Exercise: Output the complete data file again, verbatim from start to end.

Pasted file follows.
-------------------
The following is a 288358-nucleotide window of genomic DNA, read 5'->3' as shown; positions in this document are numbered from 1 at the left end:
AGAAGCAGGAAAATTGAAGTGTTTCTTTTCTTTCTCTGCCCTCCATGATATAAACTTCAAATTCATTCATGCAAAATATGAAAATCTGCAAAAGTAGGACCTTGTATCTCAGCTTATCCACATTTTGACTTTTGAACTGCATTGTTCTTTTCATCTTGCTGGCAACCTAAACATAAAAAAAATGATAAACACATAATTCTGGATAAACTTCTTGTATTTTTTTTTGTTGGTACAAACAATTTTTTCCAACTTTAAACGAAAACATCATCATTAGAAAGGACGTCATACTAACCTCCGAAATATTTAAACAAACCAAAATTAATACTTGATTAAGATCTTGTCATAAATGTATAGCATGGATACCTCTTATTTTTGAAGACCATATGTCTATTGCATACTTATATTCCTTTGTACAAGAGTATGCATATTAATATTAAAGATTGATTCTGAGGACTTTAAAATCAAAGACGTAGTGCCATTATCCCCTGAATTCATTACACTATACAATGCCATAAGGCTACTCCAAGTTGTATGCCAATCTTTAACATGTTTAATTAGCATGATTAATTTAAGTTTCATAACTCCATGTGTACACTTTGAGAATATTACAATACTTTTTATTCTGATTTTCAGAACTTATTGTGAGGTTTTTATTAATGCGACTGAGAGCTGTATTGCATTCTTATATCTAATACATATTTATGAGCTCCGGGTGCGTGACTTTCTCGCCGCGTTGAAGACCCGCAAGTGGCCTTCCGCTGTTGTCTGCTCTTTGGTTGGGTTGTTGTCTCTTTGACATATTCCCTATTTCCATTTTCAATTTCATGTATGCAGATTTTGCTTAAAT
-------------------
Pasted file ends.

The following is a 288358-nucleotide window of genomic DNA, read 5'->3' as shown; positions in this document are numbered from 1 at the left end:
AGAAGCAGGAAAATTGAAGTGTTTCTTTTCTTTCTCTGCCCTCCATGATATAAACTTCAAATTCATTCATGCAAAATATGAAAATCTGCAAAAGTAGGACCTTGTATCTCAGCTTATCCACATTTTGACTTTTGAACTGCATTGTTCTTTTCATCTTGCTGGCAACCTAAACATAAAAAAAATGATAAACACATAATTCTGGATAAACTTCTTGTATTTTTTTTTGTTGGTACAAACAATTTTTTCCAACTTTAAACGAAAACATCATCATTAGAAAGGACGTCATACTAACCTCCGAAATATTTAAACAAACCAAAATTAATACTTGATTAAGATCTTGTCATAAATGTATAGCATGGATACCTCTTATTTTTGAAGACCATATGTCTATTGCATACTTATATTCCTTTGTACAAGAGTATGCATATTAATATTAAAGATTGATTCTGAGGACTTTAAAATCAAAGACGTAGTGCCATTATCCCCTGAATTCATTACACTATACAATGCCATAAGGCTACTCCAAGTTGTATGCCAATCTTTAACATGTTTAATTAGCATGATTAATTTAAGTTTCATAACTCCATGTGTACACTTTGAGAATATTACAATACTTTTTATTCTGATTTTCAGAACTTATTGTGAGGTTTTTATTAATGCGACTGAGAGCTGTATTGCATTCTTATATCTAATACATATTTATGAGCTCCGGGTGCGTGACTTTCTCGCCGCGTTGAAGACCCGCAAGTGGCCTTCCGCTGTTGTCTGCTCTTTGGTTGGGTTGTTGTCTCTTTGACATATTCCCTATTTCCATTTTCAATTTCATGTATGCAGATTTTGCTTAAAT